Marlene Dietrich's first letter to choreographer Sonia Shaw Hitchcock is written on the stationery of the Sahara Hotel, Las Vegas and the legendary film star and cabaret singer writes "I have been looking for something right for you.." The envelope for this letter is labeled by "Sonya" by Dietrich and, indicating this wasn't an easy relationship, Sonia Shaw Hitchcock has written "even my name is spelled wrong ... this is when it all started." the letters that follow are of some length, one as long as ten pages each in Dietrich's flowing, largely legible hand, offering suggestions for the choreographer to implement on dances and costumes, such as "after I have sung the song the girls should come out in silk tights and long black turtleneck sweaters, pony-tails if possible..." She also reacts to trends: "I just talked to June in Vegas. The Twist is done everywhere in the lounges at the Tropicana ... I guess that kills it for us." In one letter written from Europe at 4 am, Dietrich informs Shaw Hitchcock of her exhaustive travel schedule and to write her under the name "Mrs. Sieber... So that no one knows I am there." Back in Las Vegas, Dietrich writes "I now have had time to get a distant look at the finale and I do not think it is good enough for Paris..." There is much talk about the dancer's legs in these letters and this same letter continues "we must find something not cute, not corny, not 'selling the legs, not milking the legs, not fanfaring them. The more we do the less they will applaud. I see it every night. I get no applause at all for the legs..."

A notable inclusion in the group is a six-page detailed instruction list for the costume changes down to the buttoning of pants, the zipping of dresses, and the hooking of necklaces. As the years pass, Dietrich reports on health issues, taxes and politics, including a letter written from France in 1970 with extensive comments about the war in Vietnam: "The image of the United States has fallen apart all over Europe and it is a fact that Americans don't realize fully that there are other people alive but Americans. We are all shaking what Nixon will do next." There is plenty more from the quotable Dietrich but the correspondence comes to a close in the 1980s. Towards the end, Dietrich writes "I am not a recluse! I have finished writing the bloody book and naturally did not go galavanting into the street. Don't believe what you read in the papers!"

Auction: Stage & Screen, Dec 15, 2023

  • Third Annual Stage & Screen Auction on December 15, 2023 Surpasses Expectations!
  • Art, Memorabilia, Autographs & Photographs of the Theater, Hollywood, Music and Dance
  • Held in Collaboration with the Entertainment Community Fund


NEW YORK, NY -- Doyle's third annual Stage & Screen auction on December 15, 2023 attracted determined competition from collectors and fans around the world resulting in a sale total that surpassed expectations! Held in collaboration with the Entertainment Community Fund, the auction offered artwork, memorabilia, props, autographs and photographs from the vast history of the performing arts: Theater, Hollywood, Music and Dance.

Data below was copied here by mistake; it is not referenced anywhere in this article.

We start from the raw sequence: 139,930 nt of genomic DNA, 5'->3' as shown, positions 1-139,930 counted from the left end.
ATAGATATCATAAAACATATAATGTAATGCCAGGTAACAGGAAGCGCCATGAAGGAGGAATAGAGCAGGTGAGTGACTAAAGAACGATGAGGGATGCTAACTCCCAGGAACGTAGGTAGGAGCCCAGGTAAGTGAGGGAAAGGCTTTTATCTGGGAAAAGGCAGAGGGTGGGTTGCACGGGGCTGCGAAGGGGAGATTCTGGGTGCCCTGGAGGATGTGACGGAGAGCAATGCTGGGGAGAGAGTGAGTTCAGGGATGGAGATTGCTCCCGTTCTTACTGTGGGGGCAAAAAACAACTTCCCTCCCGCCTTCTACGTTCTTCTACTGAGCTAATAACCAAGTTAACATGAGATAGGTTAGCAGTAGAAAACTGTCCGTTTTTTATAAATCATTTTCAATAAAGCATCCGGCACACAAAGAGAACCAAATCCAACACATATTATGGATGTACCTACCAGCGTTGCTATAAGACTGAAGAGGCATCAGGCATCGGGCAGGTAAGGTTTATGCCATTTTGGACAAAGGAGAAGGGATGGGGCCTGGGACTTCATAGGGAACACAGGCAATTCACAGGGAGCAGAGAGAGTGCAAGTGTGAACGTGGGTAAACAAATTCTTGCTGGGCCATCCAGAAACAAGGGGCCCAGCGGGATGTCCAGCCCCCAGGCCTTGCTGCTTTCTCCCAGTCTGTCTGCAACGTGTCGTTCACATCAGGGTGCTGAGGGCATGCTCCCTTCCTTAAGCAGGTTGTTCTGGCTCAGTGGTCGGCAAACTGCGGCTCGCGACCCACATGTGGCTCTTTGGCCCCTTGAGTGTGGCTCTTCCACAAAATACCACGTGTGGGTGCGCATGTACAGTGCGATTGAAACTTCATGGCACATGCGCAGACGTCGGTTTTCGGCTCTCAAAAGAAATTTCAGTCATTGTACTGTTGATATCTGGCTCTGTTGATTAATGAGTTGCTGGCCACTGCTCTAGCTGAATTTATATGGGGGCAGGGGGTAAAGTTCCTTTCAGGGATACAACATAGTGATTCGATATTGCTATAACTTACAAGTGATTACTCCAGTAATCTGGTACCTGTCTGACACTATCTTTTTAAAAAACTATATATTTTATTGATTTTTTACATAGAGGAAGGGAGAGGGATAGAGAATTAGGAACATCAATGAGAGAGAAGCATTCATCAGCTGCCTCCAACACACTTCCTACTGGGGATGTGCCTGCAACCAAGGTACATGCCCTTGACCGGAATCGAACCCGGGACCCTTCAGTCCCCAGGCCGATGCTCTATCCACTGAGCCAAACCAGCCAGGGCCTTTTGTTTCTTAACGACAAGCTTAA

Recognizing the importance of the performing arts to the fabric of New York, and the terrible toll the pandemic and recent strikes have taken on the entertainment community, Doyle is proud to donate 10% of our profit from this auction to the Entertainment Community Fund.

Highlighting the sale was an important 1969 letter and drawing from rock legend Freddie Mercury to Ibex bandmate Mick "Miffer" Smith that soared past its $12,000-18,000 estimate to achieve $50,400. Penned a year before forming Queen, Mercury discusses seeing Led Zeppelin, his sexuality, his songwriting, and his early bands’, Ibex and Wreckage, upcoming performances. The letter is a tour-de-force of descriptive thought and shows his growing passion for writing music.


The Entertainment Community Fund (formerly The Actors Fund)

A special section of the auction comprising lots 5001 - 5019 featured celebrity memorabilia presented by the Entertainment Community Fund. While a portion of proceeds from every item in the auction benefited the Fund, 100% of the hammer price of the lots in this section goes entirely to the Entertainment Community Fund.

A highlight of this section was the stunning pink double-breasted velvet tuxedo jacket worn by Daniel Craig to the world premiere of No Time To Die at London's Royal Albert Hall on September 28, 2021. With competition from both sides of the Atlantic, the tuxedo jacket sold for $10,710, more than doubling its $3,000-5,000 estimate.

Founded in 1882, the Entertainment Community Fund (formerly The Actors Fund) is a national 501(c)(3) charitable organization for performing arts and entertainment professionals. The Fund helps address the specific needs of those in the industry, with a unique understanding of the challenges involved in a life in the arts. Read More ►


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Consignments are currently being accepted for future auctions. We invite you to contact us for a free auction estimate.

For information, please contact Peter Costanzo at 212-427-4141, ext 248, or email Peter.Costanzo@Doyle.com